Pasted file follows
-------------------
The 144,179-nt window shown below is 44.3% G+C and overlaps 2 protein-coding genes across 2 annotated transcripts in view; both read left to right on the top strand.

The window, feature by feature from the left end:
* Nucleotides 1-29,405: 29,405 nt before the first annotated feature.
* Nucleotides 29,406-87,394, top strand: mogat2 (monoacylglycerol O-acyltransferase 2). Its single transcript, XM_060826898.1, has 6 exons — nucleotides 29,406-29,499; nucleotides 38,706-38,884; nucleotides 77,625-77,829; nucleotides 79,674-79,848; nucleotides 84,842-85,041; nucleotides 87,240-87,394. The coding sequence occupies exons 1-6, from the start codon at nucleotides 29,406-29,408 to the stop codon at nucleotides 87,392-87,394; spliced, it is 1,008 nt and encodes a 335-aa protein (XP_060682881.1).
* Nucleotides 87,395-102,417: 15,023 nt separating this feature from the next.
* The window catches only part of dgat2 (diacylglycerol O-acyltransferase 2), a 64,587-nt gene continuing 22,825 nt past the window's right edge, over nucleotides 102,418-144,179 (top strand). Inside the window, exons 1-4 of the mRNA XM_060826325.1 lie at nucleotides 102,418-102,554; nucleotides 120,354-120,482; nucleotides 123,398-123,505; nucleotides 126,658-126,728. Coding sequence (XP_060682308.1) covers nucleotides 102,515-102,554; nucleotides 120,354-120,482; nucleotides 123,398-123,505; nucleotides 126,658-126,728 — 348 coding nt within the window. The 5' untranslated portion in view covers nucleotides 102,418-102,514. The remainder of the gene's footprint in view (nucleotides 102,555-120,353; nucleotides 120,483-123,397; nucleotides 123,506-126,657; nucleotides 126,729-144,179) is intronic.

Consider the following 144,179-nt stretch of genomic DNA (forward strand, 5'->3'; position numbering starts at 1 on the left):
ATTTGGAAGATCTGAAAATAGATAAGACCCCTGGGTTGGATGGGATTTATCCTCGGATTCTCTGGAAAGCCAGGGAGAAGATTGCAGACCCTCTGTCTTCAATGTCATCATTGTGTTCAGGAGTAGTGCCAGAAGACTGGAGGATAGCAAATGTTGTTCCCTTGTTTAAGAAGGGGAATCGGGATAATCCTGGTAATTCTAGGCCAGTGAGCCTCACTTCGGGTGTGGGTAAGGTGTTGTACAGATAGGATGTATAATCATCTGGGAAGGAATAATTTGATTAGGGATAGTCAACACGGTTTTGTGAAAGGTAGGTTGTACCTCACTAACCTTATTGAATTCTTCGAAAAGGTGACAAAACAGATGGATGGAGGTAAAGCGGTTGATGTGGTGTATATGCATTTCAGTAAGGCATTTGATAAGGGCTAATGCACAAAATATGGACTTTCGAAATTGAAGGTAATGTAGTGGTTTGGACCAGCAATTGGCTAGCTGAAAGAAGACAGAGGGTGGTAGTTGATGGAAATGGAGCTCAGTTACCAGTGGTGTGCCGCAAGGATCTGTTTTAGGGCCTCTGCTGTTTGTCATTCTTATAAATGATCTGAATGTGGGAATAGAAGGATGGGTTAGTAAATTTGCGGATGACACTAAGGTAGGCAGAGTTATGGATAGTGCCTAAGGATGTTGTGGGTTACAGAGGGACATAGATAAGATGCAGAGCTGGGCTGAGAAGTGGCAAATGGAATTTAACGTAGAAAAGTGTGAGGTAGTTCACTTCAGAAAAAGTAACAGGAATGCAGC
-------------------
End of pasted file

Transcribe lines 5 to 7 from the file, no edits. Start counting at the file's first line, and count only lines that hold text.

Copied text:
* Nucleotides 87,395-102,417: 15,023 nt separating this feature from the next.
* The window catches only part of dgat2 (diacylglycerol O-acyltransferase 2), a 64,587-nt gene continuing 22,825 nt past the window's right edge, over nucleotides 102,418-144,179 (top strand). Inside the window, exons 1-4 of the mRNA XM_060826325.1 lie at nucleotides 102,418-102,554; nucleotides 120,354-120,482; nucleotides 123,398-123,505; nucleotides 126,658-126,728. Coding sequence (XP_060682308.1) covers nucleotides 102,515-102,554; nucleotides 120,354-120,482; nucleotides 123,398-123,505; nucleotides 126,658-126,728 — 348 coding nt within the window. The 5' untranslated portion in view covers nucleotides 102,418-102,514. The remainder of the gene's footprint in view (nucleotides 102,555-120,353; nucleotides 120,483-123,397; nucleotides 123,506-126,657; nucleotides 126,729-144,179) is intronic.

Consider the following 144,179-nt stretch of genomic DNA (forward strand, 5'->3'; position numbering starts at 1 on the left):